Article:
Does that make sense? Other examples are things like “green factories”, “earth-friendly” or “pure”. What does that MEAN? Tell me the stone cold facts about how your product is better for the planet and maybe I’ll believe you.

So, basically, just keep an eye out for claims that don’t use specific facts, numbers, percentages or ingredients as evidence for them.

If they’re being vague, they’re probably on board the BS train and just looking to sell products.

One thing that goes hand in hand with vagueness is a lack of transparency, which is another key indicator of companies greenwashing. For example, if we go back to that term “green factories”, but a company has no information on their labels or on their websites about where their factories are, any pictures, info on what type of energy they use, what their working conditions are like, literally anything, then the chances are they’re probably not all that “green”. Because, trust me, if a company has invested hundreds of thousands of pounds into creating a factory that i, I don’t know, run completely on solar power, they WILL tell you about it. They’ll be shouting it from the bloody rooftops.

So, if a claims to be eco-friendly but its supply chain isn’t massively transparent, if you can’t understand what the labels even mean or if you don’t know where or how the product was made, it could be because that company has something to hide. I call greenwashing!

Whilst trying to spot a greenwashing company, also be wary of them making one single environmental claim so that they can then do everything else without giving a single shit for the planet, without anyone realising. For example, they might put a tonne of emphasis on the fact that their packaging is biodegradable, without talking about what’s inside the packaging. Is the product itself biodegradable? Are the chemicals in it bad for marine life? You get the idea.

Emphasising one eco aspect of a product, probably means that they haven’t got much else to shout about.

Another key part of this is to look at is all of a company’s products as a whole. For example, let’s say a company makes a whole load of baby wipes. Different sizes, different smells, blah blah blah. They’re non-biodegradable, they’re not cruelty-free and their factories are massively polluting. If they came out with one single range of products that focused on being “natural” and that used a load of green and brown packaging to make the products look a bit earthy, you just have to look at their other products to know they are anything but eco-friendly. Sure, the marketing might be trying to convince you otherwise but it’s pretty easy to see that they don’t have mother nature at the heart of what they do.

Similarly, look out for parent companies, too. As I said, the recent rise in demand for eco-friendly products might mean that companies want to cater more to the eco-friendly customer. However, even if they do create a brand that is much more earth-friendly, you are still ultimately giving your money to a company that for the most part isn’t eco-friendly. A brand may use recycled packaging and be cruelty-free, but they might also be owned by a company that pours nuclear waste directly into the sea. I mean, probably nothing that intense, but you get what I’m saying. If you want to avoid promoting harmful practices, then do a basic google of who owns each brand you buy. You might be surprised by some of the infamous eco brands and who they’re actually owned by.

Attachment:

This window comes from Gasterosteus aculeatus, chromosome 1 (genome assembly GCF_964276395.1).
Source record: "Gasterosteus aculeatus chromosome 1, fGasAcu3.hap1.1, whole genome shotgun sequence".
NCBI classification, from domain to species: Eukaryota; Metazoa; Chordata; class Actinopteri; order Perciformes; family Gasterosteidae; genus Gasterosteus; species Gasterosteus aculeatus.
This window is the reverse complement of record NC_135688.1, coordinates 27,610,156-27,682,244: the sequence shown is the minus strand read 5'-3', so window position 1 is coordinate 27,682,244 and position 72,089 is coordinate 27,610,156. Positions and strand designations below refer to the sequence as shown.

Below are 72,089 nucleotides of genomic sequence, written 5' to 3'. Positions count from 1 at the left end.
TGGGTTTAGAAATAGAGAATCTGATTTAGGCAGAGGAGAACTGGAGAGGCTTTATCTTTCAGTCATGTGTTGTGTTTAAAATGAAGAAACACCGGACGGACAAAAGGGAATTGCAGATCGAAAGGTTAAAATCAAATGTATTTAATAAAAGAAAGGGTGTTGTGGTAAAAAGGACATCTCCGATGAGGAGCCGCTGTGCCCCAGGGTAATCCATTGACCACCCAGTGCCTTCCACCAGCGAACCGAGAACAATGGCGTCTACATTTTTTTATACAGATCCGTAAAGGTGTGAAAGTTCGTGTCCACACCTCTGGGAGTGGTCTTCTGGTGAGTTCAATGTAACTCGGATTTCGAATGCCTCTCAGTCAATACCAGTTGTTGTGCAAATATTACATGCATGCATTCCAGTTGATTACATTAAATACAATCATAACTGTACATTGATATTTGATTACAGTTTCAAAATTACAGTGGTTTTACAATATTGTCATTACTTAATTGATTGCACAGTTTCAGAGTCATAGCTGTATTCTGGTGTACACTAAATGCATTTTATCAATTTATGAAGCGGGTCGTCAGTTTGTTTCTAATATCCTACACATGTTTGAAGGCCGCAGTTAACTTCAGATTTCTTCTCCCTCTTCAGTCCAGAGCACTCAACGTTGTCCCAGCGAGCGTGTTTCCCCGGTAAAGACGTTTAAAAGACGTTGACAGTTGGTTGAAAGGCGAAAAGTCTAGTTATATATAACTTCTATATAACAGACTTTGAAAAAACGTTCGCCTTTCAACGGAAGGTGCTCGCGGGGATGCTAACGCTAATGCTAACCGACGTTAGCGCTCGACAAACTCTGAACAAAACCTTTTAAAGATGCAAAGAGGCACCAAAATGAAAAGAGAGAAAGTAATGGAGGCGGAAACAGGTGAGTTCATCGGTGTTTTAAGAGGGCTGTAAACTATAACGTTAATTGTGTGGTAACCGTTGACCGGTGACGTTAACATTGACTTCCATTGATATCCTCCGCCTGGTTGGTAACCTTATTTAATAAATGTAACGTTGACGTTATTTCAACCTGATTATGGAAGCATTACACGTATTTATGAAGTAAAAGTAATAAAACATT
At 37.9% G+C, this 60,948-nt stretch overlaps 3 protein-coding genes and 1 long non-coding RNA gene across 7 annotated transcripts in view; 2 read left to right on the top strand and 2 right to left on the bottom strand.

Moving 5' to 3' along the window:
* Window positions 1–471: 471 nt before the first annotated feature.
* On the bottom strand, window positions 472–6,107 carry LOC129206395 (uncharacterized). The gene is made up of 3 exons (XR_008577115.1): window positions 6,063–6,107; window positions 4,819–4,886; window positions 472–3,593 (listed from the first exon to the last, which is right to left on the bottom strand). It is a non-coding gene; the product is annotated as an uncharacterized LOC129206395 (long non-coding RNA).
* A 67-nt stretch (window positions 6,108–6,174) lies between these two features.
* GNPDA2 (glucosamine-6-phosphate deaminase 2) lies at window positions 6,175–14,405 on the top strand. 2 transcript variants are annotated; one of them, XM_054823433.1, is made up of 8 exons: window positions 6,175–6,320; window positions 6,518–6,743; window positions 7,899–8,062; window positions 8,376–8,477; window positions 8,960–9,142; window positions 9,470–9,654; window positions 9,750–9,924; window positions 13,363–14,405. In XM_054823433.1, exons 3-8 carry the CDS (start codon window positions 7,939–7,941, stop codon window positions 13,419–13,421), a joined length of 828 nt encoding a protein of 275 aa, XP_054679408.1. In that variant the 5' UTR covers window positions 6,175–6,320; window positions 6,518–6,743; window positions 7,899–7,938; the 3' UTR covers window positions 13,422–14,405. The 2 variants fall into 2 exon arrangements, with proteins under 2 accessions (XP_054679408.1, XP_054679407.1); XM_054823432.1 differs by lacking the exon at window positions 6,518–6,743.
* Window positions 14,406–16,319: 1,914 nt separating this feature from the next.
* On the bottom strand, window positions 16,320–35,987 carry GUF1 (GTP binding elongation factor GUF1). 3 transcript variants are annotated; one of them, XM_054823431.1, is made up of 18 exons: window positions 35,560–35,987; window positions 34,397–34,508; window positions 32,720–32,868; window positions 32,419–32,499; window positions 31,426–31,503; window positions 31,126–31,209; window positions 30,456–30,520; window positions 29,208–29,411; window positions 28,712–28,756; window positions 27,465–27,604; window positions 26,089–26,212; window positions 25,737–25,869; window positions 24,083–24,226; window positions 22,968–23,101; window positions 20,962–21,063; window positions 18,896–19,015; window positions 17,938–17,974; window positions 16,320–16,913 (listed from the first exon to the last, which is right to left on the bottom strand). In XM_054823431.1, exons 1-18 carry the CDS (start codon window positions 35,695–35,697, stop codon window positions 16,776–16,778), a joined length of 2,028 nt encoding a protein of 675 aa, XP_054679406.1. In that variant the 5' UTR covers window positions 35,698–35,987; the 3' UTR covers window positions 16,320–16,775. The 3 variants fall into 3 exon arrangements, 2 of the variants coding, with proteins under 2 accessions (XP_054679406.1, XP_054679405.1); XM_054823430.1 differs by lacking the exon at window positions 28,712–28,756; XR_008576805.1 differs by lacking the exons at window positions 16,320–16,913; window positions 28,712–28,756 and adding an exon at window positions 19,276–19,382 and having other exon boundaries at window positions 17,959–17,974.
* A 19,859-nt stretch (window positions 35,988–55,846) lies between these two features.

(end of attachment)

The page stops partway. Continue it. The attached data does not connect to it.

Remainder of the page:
Just a second ago I also mentioned packaging. Now, as someone who works in marketing – did you know that about me? I’m actually a digital marketer – I know the power that design and marketing materials can have. Even something as basic as greens and neutral tones being used on those things can subconsciously evoke within you the sense that they are natural and safe. In reality, they might be anything but though! Also, I’ve seen some companies use natural-look fibres for thei packaging when, in reality, it’s just plastic made to look like, I dunno, bamboo or hemp, for example.

So another way to spot greenwashing is to take a look for packaging that makes a product seem eco-friendly and then to assess whether they actually claim to be doing good for the planet anywhere else. Or are they just trying to appeal to your subconscious!

This next one really makes me laugh because it proves just how desperate companies are to make themselves look superior to their competitors in terms of their environmental impact. I’ve seen a shocking number of cases where companies just make completely Irrelevant claims on their packaging. By that, I mean emphasising that a product doesn’t contain a certain ingredient, for example, when that ingredient is already illegal or just wouldn’t ever be used in the product anyway. Like saying “palm oil-free” in a product that doesn’t contain ANY oil at all. It’s just blatantly a case of wanting to seem like you’ve put the effort in, when you’ve done nothing.